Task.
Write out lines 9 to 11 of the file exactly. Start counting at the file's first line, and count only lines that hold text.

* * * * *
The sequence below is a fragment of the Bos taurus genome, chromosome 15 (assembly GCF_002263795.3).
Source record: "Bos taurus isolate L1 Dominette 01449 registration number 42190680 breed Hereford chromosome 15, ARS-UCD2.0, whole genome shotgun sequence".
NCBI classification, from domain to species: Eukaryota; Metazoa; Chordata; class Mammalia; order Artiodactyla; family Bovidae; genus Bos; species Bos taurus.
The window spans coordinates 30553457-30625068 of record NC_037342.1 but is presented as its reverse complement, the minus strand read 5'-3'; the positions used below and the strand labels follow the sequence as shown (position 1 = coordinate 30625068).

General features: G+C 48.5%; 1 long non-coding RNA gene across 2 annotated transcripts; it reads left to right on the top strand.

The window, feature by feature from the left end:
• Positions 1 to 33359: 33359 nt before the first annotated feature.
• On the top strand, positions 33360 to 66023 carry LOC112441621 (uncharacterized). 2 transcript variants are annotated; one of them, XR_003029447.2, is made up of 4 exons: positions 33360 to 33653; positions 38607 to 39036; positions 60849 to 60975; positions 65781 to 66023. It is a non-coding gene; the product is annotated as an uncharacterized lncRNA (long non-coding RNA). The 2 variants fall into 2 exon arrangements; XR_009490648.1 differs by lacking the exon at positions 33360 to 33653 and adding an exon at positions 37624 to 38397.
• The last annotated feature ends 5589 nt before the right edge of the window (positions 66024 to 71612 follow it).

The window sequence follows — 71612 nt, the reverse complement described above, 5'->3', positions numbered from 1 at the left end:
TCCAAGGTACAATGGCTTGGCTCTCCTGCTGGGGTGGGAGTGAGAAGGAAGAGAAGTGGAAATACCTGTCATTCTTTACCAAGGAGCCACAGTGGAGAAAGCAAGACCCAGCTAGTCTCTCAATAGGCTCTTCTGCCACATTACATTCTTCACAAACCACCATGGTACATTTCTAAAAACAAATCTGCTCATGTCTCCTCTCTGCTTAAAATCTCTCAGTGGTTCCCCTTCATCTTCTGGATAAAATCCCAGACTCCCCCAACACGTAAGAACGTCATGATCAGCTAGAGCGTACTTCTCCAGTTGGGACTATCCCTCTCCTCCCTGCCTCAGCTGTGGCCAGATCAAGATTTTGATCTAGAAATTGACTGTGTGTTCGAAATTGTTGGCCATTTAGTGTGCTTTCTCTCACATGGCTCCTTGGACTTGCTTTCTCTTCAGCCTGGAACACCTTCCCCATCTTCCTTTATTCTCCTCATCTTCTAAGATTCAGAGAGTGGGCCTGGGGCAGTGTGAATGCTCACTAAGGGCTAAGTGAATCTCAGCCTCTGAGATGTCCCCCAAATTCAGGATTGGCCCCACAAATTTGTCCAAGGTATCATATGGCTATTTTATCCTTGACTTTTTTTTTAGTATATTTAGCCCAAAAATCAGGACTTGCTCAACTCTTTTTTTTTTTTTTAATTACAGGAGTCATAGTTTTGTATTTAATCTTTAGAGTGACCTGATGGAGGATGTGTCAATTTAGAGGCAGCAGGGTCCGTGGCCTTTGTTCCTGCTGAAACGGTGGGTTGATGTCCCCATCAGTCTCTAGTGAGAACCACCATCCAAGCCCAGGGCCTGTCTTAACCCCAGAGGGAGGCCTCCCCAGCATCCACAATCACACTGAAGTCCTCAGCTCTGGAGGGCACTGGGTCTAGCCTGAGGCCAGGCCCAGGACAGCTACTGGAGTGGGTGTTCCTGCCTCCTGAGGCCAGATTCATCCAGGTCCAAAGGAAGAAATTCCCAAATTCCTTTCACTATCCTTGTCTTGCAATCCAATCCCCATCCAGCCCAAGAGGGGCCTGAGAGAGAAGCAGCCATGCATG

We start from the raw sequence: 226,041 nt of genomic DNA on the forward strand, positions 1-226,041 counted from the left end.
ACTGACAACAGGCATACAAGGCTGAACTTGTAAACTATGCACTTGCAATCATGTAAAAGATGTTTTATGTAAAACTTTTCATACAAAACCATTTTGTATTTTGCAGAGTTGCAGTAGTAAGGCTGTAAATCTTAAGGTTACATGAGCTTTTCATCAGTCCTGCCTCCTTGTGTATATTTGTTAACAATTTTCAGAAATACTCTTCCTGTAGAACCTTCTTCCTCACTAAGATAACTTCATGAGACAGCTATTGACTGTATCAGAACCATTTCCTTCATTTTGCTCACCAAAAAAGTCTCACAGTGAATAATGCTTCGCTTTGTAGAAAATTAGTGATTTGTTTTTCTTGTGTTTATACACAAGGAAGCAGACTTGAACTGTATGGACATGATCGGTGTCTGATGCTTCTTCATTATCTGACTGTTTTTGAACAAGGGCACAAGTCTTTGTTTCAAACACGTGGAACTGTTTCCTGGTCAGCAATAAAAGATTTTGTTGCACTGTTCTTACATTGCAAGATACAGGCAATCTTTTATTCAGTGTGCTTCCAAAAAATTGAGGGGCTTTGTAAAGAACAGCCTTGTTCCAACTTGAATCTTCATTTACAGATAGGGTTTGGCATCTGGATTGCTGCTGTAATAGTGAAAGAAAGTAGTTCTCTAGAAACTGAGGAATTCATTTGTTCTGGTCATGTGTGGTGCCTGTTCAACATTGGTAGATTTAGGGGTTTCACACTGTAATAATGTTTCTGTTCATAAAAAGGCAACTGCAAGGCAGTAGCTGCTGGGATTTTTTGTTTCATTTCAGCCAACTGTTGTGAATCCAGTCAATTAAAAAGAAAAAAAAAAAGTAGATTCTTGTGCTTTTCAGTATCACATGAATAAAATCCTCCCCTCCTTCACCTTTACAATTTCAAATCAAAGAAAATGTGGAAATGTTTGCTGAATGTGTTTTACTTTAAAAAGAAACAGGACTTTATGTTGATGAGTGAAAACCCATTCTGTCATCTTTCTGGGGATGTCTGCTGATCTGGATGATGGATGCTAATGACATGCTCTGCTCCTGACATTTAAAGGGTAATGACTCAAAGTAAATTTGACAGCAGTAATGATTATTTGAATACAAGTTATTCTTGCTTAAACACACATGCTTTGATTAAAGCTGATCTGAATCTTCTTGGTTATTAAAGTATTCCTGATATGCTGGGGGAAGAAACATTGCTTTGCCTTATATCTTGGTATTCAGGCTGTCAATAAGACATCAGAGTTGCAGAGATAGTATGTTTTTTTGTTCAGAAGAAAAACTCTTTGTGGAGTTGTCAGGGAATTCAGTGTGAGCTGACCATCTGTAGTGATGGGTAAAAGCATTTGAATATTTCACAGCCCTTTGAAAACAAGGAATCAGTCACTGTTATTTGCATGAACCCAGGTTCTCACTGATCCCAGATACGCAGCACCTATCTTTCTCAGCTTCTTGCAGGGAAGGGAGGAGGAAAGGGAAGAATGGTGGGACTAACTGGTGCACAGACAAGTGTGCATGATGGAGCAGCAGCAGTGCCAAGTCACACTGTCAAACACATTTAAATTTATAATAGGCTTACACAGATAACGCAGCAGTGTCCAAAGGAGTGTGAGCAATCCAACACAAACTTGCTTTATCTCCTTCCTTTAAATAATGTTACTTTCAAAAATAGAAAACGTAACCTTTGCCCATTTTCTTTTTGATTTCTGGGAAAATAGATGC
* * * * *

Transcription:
• The last annotated feature ends 5589 nt before the right edge of the window (positions 66024 to 71612 follow it).

The window sequence follows — 71612 nt, the reverse complement described above, 5'->3', positions numbered from 1 at the left end:
TCCAAGGTACAATGGCTTGGCTCTCCTGCTGGGGTGGGAGTGAGAAGGAAGAGAAGTGGAAATACCTGTCATTCTTTACCAAGGAGCCACAGTGGAGAAAGCAAGACCCAGCTAGTCTCTCAATAGGCTCTTCTGCCACATTACATTCTTCACAAACCACCATGGTACATTTCTAAAAACAAATCTGCTCATGTCTCCTCTCTGCTTAAAATCTCTCAGTGGTTCCCCTTCATCTTCTGGATAAAATCCCAGACTCCCCCAACACGTAAGAACGTCATGATCAGCTAGAGCGTACTTCTCCAGTTGGGACTATCCCTCTCCTCCCTGCCTCAGCTGTGGCCAGATCAAGATTTTGATCTAGAAATTGACTGTGTGTTCGAAATTGTTGGCCATTTAGTGTGCTTTCTCTCACATGGCTCCTTGGACTTGCTTTCTCTTCAGCCTGGAACACCTTCCCCATCTTCCTTTATTCTCCTCATCTTCTAAGATTCAGAGAGTGGGCCTGGGGCAGTGTGAATGCTCACTAAGGGCTAAGTGAATCTCAGCCTCTGAGATGTCCCCCAAATTCAGGATTGGCCCCACAAATTTGTCCAAGGTATCATATGGCTATTTTATCCTTGACTTTTTTTTTAGTATATTTAGCCCAAAAATCAGGACTTGCTCAACTCTTTTTTTTTTTTTTAATTACAGGAGTCATAGTTTTGTATTTAATCTTTAGAGTGACCTGATGGAGGATGTGTCAATTTAGAGGCAGCAGGGTCCGTGGCCTTTGTTCCTGCTGAAACGGTGGGTTGATGTCCCCATCAGTCTCTAGTGAGAACCACCATCCAAGCCCAGGGCCTGTCTTAACCCCAGAGGGAGGCCTCCCCAGCATCCACAATCACACTGAAGTCCTCAGCTCTGGAGGGCACTGGGTCTAGCCTGAGGCCAGGCCCAGGACAGCTACTGGAGTGGGTGTTCCTGCCTCCTGAGGCCAGATTCATCCAGGTCCAAAGGAAGAAATTCCCAAATTCCTTTCACTATCCTTGTCTTGCAATCCAATCCCCATCCAGCCCAAGAGGGGCCTGAGAGAGAAGCAGCCATGCATG